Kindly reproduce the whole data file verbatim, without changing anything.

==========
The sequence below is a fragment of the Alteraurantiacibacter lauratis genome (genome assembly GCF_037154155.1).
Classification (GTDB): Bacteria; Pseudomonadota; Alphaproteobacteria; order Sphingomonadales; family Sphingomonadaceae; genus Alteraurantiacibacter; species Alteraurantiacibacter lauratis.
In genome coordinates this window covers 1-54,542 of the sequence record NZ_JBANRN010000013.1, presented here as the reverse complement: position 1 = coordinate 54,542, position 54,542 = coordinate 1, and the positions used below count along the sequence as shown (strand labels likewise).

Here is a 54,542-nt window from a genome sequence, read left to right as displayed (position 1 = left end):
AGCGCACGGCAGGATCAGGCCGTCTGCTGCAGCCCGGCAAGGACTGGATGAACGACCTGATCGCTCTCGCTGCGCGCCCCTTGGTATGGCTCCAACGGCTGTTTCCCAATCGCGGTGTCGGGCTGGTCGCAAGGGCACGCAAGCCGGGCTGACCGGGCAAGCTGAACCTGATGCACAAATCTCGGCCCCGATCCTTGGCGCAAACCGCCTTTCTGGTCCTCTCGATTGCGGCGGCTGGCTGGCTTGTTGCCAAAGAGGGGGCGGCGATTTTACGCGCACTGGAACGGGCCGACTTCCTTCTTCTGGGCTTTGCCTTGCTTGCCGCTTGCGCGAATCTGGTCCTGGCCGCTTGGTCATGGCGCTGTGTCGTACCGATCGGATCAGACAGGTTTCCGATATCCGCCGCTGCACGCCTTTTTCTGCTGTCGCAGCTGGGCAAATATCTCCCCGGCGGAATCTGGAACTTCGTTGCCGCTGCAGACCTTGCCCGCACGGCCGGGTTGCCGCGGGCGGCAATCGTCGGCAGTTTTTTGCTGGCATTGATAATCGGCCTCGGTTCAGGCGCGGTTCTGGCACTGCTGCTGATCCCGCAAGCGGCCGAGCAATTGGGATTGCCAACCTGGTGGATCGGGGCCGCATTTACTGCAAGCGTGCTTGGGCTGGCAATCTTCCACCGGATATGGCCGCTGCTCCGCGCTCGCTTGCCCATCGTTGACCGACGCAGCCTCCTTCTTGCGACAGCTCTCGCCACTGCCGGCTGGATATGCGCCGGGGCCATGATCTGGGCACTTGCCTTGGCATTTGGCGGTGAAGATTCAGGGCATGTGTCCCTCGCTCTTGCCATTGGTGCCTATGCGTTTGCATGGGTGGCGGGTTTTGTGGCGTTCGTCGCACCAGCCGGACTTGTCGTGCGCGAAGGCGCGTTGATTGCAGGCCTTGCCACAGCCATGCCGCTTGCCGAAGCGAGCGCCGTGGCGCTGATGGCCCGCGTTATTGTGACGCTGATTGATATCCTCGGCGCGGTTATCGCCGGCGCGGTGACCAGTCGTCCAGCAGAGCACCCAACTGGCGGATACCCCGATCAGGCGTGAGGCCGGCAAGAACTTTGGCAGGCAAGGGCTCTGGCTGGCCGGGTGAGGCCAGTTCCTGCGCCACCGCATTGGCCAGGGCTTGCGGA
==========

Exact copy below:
The sequence below is a fragment of the Alteraurantiacibacter lauratis genome (genome assembly GCF_037154155.1).
Classification (GTDB): Bacteria; Pseudomonadota; Alphaproteobacteria; order Sphingomonadales; family Sphingomonadaceae; genus Alteraurantiacibacter; species Alteraurantiacibacter lauratis.
In genome coordinates this window covers 1-54,542 of the sequence record NZ_JBANRN010000013.1, presented here as the reverse complement: position 1 = coordinate 54,542, position 54,542 = coordinate 1, and the positions used below count along the sequence as shown (strand labels likewise).

Here is a 54,542-nt window from a genome sequence, read left to right as displayed (position 1 = left end):
AGCGCACGGCAGGATCAGGCCGTCTGCTGCAGCCCGGCAAGGACTGGATGAACGACCTGATCGCTCTCGCTGCGCGCCCCTTGGTATGGCTCCAACGGCTGTTTCCCAATCGCGGTGTCGGGCTGGTCGCAAGGGCACGCAAGCCGGGCTGACCGGGCAAGCTGAACCTGATGCACAAATCTCGGCCCCGATCCTTGGCGCAAACCGCCTTTCTGGTCCTCTCGATTGCGGCGGCTGGCTGGCTTGTTGCCAAAGAGGGGGCGGCGATTTTACGCGCACTGGAACGGGCCGACTTCCTTCTTCTGGGCTTTGCCTTGCTTGCCGCTTGCGCGAATCTGGTCCTGGCCGCTTGGTCATGGCGCTGTGTCGTACCGATCGGATCAGACAGGTTTCCGATATCCGCCGCTGCACGCCTTTTTCTGCTGTCGCAGCTGGGCAAATATCTCCCCGGCGGAATCTGGAACTTCGTTGCCGCTGCAGACCTTGCCCGCACGGCCGGGTTGCCGCGGGCGGCAATCGTCGGCAGTTTTTTGCTGGCATTGATAATCGGCCTCGGTTCAGGCGCGGTTCTGGCACTGCTGCTGATCCCGCAAGCGGCCGAGCAATTGGGATTGCCAACCTGGTGGATCGGGGCCGCATTTACTGCAAGCGTGCTTGGGCTGGCAATCTTCCACCGGATATGGCCGCTGCTCCGCGCTCGCTTGCCCATCGTTGACCGACGCAGCCTCCTTCTTGCGACAGCTCTCGCCACTGCCGGCTGGATATGCGCCGGGGCCATGATCTGGGCACTTGCCTTGGCATTTGGCGGTGAAGATTCAGGGCATGTGTCCCTCGCTCTTGCCATTGGTGCCTATGCGTTTGCATGGGTGGCGGGTTTTGTGGCGTTCGTCGCACCAGCCGGACTTGTCGTGCGCGAAGGCGCGTTGATTGCAGGCCTTGCCACAGCCATGCCGCTTGCCGAAGCGAGCGCCGTGGCGCTGATGGCCCGCGTTATTGTGACGCTGATTGATATCCTCGGCGCGGTTATCGCCGGCGCGGTGACCAGTCGTCCAGCAGAGCACCCAACTGGCGGATACCCCGATCAGGCGTGAGGCCGGCAAGAACTTTGGCAGGCAAGGGCTCTGGCTGGCCGGGTGAGGCCAGTTCCTGCGCCACCGCATTGGCCAGGGCTTGCGGA